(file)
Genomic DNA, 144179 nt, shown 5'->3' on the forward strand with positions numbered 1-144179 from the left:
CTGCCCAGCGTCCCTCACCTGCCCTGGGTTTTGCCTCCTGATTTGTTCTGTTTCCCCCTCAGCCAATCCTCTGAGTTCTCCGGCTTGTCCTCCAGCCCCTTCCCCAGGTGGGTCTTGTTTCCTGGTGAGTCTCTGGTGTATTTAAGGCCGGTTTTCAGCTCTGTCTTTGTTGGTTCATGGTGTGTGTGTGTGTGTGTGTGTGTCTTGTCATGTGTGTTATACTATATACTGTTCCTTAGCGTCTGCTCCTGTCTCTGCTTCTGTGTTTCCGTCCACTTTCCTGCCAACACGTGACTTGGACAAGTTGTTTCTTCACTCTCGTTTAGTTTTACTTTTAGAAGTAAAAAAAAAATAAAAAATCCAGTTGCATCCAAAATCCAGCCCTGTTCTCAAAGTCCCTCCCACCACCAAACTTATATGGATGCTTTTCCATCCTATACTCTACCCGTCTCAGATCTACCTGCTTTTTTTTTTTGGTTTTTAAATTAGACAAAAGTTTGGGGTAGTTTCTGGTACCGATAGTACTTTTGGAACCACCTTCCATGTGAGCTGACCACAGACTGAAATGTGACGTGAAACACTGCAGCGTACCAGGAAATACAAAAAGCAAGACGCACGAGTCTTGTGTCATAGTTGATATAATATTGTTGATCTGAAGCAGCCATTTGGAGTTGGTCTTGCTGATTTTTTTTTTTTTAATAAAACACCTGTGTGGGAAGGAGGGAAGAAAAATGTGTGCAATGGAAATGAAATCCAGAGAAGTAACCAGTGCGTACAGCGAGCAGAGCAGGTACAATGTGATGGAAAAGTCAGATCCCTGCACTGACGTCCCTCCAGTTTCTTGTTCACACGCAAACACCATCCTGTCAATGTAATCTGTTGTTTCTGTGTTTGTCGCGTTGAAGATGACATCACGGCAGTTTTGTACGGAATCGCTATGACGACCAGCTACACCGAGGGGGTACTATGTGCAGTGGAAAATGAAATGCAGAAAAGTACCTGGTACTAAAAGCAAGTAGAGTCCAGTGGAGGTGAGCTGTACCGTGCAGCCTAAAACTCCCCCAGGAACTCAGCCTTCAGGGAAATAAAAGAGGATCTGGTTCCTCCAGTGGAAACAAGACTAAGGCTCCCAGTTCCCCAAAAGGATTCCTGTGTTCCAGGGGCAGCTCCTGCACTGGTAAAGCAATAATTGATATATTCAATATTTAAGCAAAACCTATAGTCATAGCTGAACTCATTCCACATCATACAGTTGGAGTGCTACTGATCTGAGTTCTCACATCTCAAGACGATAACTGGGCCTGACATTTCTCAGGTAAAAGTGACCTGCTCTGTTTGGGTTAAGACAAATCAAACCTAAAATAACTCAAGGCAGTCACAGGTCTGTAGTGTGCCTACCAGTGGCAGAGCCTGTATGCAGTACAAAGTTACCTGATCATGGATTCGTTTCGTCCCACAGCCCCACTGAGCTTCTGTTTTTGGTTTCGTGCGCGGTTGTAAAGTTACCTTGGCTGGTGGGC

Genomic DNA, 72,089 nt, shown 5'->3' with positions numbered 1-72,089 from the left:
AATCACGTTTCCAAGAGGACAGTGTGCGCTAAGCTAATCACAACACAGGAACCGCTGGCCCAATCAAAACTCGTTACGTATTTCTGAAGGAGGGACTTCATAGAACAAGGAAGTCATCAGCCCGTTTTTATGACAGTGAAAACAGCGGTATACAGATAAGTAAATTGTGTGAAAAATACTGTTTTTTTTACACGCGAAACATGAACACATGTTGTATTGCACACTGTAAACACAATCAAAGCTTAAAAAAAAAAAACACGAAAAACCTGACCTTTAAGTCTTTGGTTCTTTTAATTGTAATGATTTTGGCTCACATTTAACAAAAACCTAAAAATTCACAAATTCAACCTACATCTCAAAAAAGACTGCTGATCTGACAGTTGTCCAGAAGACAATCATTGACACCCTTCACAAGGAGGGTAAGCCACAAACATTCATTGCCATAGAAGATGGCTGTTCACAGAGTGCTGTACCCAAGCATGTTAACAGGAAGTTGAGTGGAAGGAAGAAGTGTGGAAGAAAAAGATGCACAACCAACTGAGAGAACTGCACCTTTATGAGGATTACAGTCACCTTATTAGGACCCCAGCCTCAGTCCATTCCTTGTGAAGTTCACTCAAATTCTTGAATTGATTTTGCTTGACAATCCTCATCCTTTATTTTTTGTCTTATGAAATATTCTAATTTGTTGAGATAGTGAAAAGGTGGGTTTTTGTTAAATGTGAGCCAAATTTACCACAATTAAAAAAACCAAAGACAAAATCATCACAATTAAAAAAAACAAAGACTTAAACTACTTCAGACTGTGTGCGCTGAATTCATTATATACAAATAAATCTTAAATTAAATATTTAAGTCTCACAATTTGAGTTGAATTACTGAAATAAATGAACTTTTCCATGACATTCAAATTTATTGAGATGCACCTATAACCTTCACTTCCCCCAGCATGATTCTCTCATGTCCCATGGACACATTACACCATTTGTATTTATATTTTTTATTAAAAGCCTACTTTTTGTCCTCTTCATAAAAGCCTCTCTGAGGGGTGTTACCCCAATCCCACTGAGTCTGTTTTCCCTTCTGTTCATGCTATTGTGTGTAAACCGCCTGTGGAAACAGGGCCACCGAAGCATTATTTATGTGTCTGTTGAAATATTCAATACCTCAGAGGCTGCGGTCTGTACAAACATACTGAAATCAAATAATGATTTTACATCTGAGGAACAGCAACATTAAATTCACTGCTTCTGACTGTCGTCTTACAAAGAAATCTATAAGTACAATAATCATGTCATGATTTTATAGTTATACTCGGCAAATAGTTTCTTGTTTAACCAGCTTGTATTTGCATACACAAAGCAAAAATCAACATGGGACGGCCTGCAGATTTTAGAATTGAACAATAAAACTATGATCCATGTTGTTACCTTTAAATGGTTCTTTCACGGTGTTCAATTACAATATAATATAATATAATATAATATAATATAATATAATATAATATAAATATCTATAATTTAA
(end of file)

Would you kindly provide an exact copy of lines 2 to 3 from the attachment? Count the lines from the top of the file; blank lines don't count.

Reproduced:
CTGCCCAGCGTCCCTCACCTGCCCTGGGTTTTGCCTCCTGATTTGTTCTGTTTCCCCCTCAGCCAATCCTCTGAGTTCTCCGGCTTGTCCTCCAGCCCCTTCCCCAGGTGGGTCTTGTTTCCTGGTGAGTCTCTGGTGTATTTAAGGCCGGTTTTCAGCTCTGTCTTTGTTGGTTCATGGTGTGTGTGTGTGTGTGTGTGTGTCTTGTCATGTGTGTTATACTATATACTGTTCCTTAGCGTCTGCTCCTGTCTCTGCTTCTGTGTTTCCGTCCACTTTCCTGCCAACACGTGACTTGGACAAGTTGTTTCTTCACTCTCGTTTAGTTTTACTTTTAGAAGTAAAAAAAAAATAAAAAATCCAGTTGCATCCAAAATCCAGCCCTGTTCTCAAAGTCCCTCCCACCACCAAACTTATATGGATGCTTTTCCATCCTATACTCTACCCGTCTCAGATCTACCTGCTTTTTTTTTTTGGTTTTTAAATTAGACAAAAGTTTGGGGTAGTTTCTGGTACCGATAGTACTTTTGGAACCACCTTCCATGTGAGCTGACCACAGACTGAAATGTGACGTGAAACACTGCAGCGTACCAGGAAATACAAAAAGCAAGACGCACGAGTCTTGTGTCATAGTTGATATAATATTGTTGATCTGAAGCAGCCATTTGGAGTTGGTCTTGCTGATTTTTTTTTTTTTAATAAAACACCTGTGTGGGAAGGAGGGAAGAAAAATGTGTGCAATGGAAATGAAATCCAGAGAAGTAACCAGTGCGTACAGCGAGCAGAGCAGGTACAATGTGATGGAAAAGTCAGATCCCTGCACTGACGTCCCTCCAGTTTCTTGTTCACACGCAAACACCATCCTGTCAATGTAATCTGTTGTTTCTGTGTTTGTCGCGTTGAAGATGACATCACGGCAGTTTTGTACGGAATCGCTATGACGACCAGCTACACCGAGGGGGTACTATGTGCAGTGGAAAATGAAATGCAGAAAAGTACCTGGTACTAAAAGCAAGTAGAGTCCAGTGGAGGTGAGCTGTACCGTGCAGCCTAAAACTCCCCCAGGAACTCAGCCTTCAGGGAAATAAAAGAGGATCTGGTTCCTCCAGTGGAAACAAGACTAAGGCTCCCAGTTCCCCAAAAGGATTCCTGTGTTCCAGGGGCAGCTCCTGCACTGGTAAAGCAATAATTGATATATTCAATATTTAAGCAAAACCTATAGTCATAGCTGAACTCATTCCACATCATACAGTTGGAGTGCTACTGATCTGAGTTCTCACATCTCAAGACGATAACTGGGCCTGACATTTCTCAGGTAAAAGTGACCTGCTCTGTTTGGGTTAAGACAAATCAAACCTAAAATAACTCAAGGCAGTCACAGGTCTGTAGTGTGCCTACCAGTGGCAGAGCCTGTATGCAGTACAAAGTTACCTGATCATGGATTCGTTTCGTCCCACAGCCCCACTGAGCTTCTGTTTTTGGTTTCGTGCGCGGTTGTAAAGTTACCTTGGCTGGTGGGC

Genomic DNA, 72,089 nt, shown 5'->3' with positions numbered 1-72,089 from the left: